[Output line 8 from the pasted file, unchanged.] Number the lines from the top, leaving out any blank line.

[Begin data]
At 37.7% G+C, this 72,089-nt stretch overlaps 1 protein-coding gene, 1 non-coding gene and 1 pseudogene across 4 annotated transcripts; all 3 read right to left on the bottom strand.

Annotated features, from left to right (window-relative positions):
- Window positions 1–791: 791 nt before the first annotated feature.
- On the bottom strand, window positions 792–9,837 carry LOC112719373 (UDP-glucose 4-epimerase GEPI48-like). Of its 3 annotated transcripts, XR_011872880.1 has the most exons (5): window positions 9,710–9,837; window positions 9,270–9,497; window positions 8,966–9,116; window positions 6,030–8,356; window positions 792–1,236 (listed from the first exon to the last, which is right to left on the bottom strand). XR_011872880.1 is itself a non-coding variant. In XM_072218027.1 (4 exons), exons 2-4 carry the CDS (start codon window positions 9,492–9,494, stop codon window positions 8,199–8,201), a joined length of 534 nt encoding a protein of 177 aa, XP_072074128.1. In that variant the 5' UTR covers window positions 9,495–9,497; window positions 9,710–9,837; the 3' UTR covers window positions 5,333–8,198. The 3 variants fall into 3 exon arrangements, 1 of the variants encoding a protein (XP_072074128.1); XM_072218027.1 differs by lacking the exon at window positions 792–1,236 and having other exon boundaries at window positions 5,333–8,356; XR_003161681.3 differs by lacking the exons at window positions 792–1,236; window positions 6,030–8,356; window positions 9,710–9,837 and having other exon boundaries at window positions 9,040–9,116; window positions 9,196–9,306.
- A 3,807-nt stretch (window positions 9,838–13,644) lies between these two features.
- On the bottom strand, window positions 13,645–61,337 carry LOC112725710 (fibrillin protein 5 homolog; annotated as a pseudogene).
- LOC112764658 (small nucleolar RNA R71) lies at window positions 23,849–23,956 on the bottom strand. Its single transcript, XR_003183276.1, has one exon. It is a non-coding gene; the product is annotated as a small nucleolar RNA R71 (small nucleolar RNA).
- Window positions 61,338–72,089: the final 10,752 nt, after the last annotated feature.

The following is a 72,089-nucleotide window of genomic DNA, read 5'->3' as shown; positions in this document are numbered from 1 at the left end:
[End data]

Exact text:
- Window positions 61,338–72,089: the final 10,752 nt, after the last annotated feature.